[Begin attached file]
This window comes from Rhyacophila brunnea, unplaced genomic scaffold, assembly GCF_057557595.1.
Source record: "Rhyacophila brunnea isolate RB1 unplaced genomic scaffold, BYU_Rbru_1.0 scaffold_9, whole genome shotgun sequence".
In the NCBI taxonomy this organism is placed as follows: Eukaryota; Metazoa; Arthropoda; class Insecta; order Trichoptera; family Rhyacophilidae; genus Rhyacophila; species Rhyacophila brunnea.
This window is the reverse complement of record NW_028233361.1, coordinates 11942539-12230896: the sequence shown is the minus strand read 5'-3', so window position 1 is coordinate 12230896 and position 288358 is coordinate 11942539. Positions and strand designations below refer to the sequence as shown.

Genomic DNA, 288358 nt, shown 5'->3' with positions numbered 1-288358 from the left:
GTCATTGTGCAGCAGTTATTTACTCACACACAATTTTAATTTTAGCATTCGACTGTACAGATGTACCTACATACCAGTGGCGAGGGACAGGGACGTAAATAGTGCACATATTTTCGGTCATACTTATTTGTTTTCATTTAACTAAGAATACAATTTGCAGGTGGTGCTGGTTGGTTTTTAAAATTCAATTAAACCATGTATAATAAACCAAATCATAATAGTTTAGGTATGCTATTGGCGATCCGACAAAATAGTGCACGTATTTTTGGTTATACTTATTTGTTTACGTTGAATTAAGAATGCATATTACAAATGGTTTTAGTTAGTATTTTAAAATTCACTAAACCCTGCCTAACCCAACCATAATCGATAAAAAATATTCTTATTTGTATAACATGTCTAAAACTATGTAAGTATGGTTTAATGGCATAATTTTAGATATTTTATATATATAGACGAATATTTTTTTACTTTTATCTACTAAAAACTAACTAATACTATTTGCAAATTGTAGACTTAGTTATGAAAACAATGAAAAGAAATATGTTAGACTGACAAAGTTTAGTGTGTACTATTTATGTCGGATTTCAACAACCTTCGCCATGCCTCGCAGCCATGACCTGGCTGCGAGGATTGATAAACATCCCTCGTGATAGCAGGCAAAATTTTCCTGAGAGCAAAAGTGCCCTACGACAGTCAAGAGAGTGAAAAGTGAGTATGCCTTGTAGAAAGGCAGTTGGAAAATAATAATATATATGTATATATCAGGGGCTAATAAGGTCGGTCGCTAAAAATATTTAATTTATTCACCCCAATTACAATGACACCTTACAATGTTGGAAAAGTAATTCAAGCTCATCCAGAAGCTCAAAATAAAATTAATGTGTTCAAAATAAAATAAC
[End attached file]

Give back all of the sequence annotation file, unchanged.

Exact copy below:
This window comes from Rhyacophila brunnea, unplaced genomic scaffold, assembly GCF_057557595.1.
Source record: "Rhyacophila brunnea isolate RB1 unplaced genomic scaffold, BYU_Rbru_1.0 scaffold_9, whole genome shotgun sequence".
In the NCBI taxonomy this organism is placed as follows: Eukaryota; Metazoa; Arthropoda; class Insecta; order Trichoptera; family Rhyacophilidae; genus Rhyacophila; species Rhyacophila brunnea.
This window is the reverse complement of record NW_028233361.1, coordinates 11942539-12230896: the sequence shown is the minus strand read 5'-3', so window position 1 is coordinate 12230896 and position 288358 is coordinate 11942539. Positions and strand designations below refer to the sequence as shown.

Genomic DNA, 288358 nt, shown 5'->3' with positions numbered 1-288358 from the left:
GTCATTGTGCAGCAGTTATTTACTCACACACAATTTTAATTTTAGCATTCGACTGTACAGATGTACCTACATACCAGTGGCGAGGGACAGGGACGTAAATAGTGCACATATTTTCGGTCATACTTATTTGTTTTCATTTAACTAAGAATACAATTTGCAGGTGGTGCTGGTTGGTTTTTAAAATTCAATTAAACCATGTATAATAAACCAAATCATAATAGTTTAGGTATGCTATTGGCGATCCGACAAAATAGTGCACGTATTTTTGGTTATACTTATTTGTTTACGTTGAATTAAGAATGCATATTACAAATGGTTTTAGTTAGTATTTTAAAATTCACTAAACCCTGCCTAACCCAACCATAATCGATAAAAAATATTCTTATTTGTATAACATGTCTAAAACTATGTAAGTATGGTTTAATGGCATAATTTTAGATATTTTATATATATAGACGAATATTTTTTTACTTTTATCTACTAAAAACTAACTAATACTATTTGCAAATTGTAGACTTAGTTATGAAAACAATGAAAAGAAATATGTTAGACTGACAAAGTTTAGTGTGTACTATTTATGTCGGATTTCAACAACCTTCGCCATGCCTCGCAGCCATGACCTGGCTGCGAGGATTGATAAACATCCCTCGTGATAGCAGGCAAAATTTTCCTGAGAGCAAAAGTGCCCTACGACAGTCAAGAGAGTGAAAAGTGAGTATGCCTTGTAGAAAGGCAGTTGGAAAATAATAATATATATGTATATATCAGGGGCTAATAAGGTCGGTCGCTAAAAATATTTAATTTATTCACCCCAATTACAATGACACCTTACAATGTTGGAAAAGTAATTCAAGCTCATCCAGAAGCTCAAAATAAAATTAATGTGTTCAAAATAAAATAAC